I readily agree with Rep. Teddy Locsin, who told David Celdran and Karmina Constantino yesterday afternoon that the pro-impeachment congressmen’s walkout was “premature.” He had said that after the Committee on Justice voted to bar the two other impeachment complaints, but before the Committee found the original Lozano complaint insufficient in substance. Last night’s vote, I think, gives us more reason to say the walkout came a day early.

Newsstand continues by pointing out that if the opposition walkout was premature, the administration’s steamroller tactic was a disaster, too. At the time it took place, my instinctive response, texted to a colleague, was “too soon.” Then, as events unfolded, I texted my colleague, “it seems they can spin this.”

The spin came with Edmund Reyes’s speech the next day, which Newsstand also commented on:

Maybe something was lost in the translation, from live feed to replay, but I must say I found the speech halting and awkward…We should never underestimate the capacity of any politician to eat crow, or to endure humiliation, as long as his interests are served, preferably in the short run. But the self-righteousness of the impeachment spokesman couldn’t have been more off-putting.

Just a clarification though, if people have the impression, as Newsstand did, that I praised the speech without reservation; what I did say that it was eloquent, it was good political theater, a marvelous move as I said. Rep. Locsin said it only served to harden party lines, an observation backed up by the indignant speeches made by majority congressmen. But the camera recorded the amused expressions of Rep. Datumanong and friends, and the angry words of old majority congressmen, so the image was: the young versus the old, and in a young society the young, who are in the majority, will gravitate to the young. As it is, Newsstand eloquently sums up what may be the brewing reaction to the majority’s subsequent moves. Referring to the Inquirer’s front page photo of happy administration congressmen saluting each other, he says,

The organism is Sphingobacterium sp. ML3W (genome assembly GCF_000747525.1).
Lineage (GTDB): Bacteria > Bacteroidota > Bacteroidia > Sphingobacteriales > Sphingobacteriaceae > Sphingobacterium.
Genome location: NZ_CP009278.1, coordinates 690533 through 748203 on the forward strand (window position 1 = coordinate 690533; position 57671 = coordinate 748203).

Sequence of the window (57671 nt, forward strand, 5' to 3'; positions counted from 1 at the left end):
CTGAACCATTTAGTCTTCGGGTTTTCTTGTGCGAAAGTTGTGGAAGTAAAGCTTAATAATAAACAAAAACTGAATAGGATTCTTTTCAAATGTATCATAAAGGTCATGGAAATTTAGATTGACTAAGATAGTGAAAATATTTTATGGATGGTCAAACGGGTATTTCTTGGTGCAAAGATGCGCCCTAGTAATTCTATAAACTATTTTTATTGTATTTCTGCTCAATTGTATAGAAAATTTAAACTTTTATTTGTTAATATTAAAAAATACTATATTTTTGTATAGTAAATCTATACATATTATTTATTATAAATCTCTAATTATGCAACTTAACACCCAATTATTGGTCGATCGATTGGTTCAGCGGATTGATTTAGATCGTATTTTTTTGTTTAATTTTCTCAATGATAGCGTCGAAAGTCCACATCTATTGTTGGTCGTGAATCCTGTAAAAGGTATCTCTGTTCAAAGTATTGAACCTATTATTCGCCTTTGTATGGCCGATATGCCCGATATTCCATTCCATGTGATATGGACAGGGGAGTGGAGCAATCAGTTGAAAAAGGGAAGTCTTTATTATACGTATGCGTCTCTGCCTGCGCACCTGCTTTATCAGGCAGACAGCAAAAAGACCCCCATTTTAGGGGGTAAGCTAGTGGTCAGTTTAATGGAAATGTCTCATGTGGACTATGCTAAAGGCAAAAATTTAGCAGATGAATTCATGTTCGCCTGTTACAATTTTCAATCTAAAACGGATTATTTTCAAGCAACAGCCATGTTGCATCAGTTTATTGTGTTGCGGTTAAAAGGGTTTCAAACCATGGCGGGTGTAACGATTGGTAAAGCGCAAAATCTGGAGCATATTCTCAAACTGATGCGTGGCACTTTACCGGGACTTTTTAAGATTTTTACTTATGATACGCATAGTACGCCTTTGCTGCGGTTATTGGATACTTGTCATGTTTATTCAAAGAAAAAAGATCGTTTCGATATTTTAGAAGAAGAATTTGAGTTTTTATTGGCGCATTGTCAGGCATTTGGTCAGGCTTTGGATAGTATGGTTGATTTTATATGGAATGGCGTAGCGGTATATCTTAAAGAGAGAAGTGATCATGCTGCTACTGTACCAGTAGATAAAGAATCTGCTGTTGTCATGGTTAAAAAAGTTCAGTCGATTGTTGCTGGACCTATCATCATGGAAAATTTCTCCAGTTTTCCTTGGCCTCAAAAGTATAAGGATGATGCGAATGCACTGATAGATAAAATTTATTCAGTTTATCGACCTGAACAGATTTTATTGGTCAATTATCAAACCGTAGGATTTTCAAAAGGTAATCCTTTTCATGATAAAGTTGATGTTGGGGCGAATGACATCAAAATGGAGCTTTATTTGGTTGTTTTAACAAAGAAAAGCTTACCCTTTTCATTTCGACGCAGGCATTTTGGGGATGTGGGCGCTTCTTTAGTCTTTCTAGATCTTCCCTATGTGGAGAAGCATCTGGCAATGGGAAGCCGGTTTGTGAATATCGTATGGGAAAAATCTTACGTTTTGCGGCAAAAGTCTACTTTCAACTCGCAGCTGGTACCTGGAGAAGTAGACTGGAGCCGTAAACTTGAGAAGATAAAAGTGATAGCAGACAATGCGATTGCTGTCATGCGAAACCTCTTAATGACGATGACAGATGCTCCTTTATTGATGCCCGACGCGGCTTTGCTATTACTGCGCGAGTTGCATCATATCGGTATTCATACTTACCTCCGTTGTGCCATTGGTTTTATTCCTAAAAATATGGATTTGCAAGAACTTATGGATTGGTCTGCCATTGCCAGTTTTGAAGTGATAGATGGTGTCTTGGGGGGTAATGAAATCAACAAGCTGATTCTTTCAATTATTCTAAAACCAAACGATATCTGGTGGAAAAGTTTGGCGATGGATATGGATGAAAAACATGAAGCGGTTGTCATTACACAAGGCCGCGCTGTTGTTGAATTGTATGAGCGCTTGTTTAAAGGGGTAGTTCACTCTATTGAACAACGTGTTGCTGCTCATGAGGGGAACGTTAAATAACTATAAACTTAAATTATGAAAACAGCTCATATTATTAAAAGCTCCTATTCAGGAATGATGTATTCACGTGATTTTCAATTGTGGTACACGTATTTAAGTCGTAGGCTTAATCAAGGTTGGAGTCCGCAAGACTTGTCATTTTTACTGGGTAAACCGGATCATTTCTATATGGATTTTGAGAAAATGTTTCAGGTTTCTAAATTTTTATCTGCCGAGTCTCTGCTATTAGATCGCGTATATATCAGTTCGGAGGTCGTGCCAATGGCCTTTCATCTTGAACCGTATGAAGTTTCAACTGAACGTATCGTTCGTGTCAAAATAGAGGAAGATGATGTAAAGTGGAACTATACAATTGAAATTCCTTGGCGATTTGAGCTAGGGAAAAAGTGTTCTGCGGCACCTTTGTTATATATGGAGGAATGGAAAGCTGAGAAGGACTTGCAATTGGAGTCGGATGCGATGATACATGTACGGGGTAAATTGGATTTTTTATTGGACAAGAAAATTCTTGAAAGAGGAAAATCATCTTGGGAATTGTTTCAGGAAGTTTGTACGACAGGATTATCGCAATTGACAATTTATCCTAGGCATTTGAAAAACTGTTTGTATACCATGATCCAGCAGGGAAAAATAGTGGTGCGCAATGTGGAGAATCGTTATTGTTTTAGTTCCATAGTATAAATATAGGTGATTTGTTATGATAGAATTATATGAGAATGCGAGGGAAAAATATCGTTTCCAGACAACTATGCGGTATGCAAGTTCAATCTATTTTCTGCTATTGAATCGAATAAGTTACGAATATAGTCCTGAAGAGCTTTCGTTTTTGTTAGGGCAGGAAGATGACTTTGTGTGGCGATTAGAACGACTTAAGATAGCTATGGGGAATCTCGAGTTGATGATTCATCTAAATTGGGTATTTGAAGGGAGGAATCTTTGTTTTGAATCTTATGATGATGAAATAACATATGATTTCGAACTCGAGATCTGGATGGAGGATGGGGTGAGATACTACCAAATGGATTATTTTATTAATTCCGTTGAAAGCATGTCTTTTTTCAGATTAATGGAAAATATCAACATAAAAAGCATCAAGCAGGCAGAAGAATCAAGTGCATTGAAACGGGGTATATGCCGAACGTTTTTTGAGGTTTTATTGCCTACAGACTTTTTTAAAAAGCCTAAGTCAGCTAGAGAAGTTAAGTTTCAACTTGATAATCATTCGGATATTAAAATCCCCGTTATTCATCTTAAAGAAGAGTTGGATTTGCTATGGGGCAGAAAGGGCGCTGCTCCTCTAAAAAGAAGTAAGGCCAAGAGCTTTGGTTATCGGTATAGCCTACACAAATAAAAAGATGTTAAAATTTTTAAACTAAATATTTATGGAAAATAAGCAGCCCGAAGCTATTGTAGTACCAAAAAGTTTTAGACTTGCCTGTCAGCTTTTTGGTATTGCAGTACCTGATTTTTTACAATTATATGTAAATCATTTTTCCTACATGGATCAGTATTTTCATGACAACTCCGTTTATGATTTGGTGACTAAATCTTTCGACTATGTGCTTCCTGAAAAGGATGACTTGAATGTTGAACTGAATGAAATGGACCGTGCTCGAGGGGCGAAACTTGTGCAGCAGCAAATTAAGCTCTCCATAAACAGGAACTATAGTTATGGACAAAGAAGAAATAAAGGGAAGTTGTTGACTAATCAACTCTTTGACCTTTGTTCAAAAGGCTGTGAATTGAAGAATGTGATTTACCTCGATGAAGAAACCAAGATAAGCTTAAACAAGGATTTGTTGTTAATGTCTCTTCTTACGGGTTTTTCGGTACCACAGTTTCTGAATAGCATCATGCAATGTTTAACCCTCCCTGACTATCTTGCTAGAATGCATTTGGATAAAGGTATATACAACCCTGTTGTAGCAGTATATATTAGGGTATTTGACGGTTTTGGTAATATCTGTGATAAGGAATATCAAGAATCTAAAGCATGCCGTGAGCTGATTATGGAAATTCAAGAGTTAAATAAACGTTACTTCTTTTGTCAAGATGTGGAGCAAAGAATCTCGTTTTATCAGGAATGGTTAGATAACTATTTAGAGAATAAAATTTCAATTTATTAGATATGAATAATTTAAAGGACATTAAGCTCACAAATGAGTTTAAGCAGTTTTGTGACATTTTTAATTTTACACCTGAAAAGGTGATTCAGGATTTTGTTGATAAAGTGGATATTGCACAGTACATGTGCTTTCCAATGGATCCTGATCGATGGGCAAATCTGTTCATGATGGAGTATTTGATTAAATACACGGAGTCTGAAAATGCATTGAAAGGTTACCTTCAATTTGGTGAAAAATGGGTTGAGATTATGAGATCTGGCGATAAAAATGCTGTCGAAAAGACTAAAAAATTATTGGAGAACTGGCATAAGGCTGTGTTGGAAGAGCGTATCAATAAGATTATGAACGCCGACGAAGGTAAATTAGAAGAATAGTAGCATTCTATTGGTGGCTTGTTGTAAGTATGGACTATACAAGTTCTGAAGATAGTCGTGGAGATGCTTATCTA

That is why the picture disturbs us, makes us uneasy: It shows us the generals of this particular victory congratulating themselves, breathing in the smell of napalm, unaware, or heedless, of the rustling in the neighboring hills.

Gari has two posts on the violence that took place outside the gates of the House here and here. Big mango continues his series on nation building; Go figure analyzes how the “bust” in the “boom-and-bust” cycle of our economy can be eliminated; Philippine Politics asks people to join the campaign to text their representatives to support impeachment; Edwin Lacierda writes an open letter to Edmund Reyes; and Punzi pens an elegy to the impeachment process.

Abroad, BuzzMachine points to the American blogosphere’s rallying to raise money for hurricane victims.

Manuel L. Quezon III.

3 thoughts on “Thursday’s roundup (updated)

  1. pro-impeach solons have lost another signatory. Rep. Rodolfo Agbayani of Nueva Vizcaya submitted his sworn statement withdrawing from “the side of the truth” as Rep. Edmund Reyes call it.

    it may be recalled that administration stalwart Prospero Nograles revealed that 7 members of the opposition were in “secret talks” with the administration on how “they can withdraw” their signatures.

  2. It was a pathetic “blog” to begin with. Puro “rerun” ng columns na tumakbo elsewhere. What, no exclusive content? Not even the pretense of independently-reasoned pro-administration thought or of seeking feedback?

    What an insult to the blogosphere.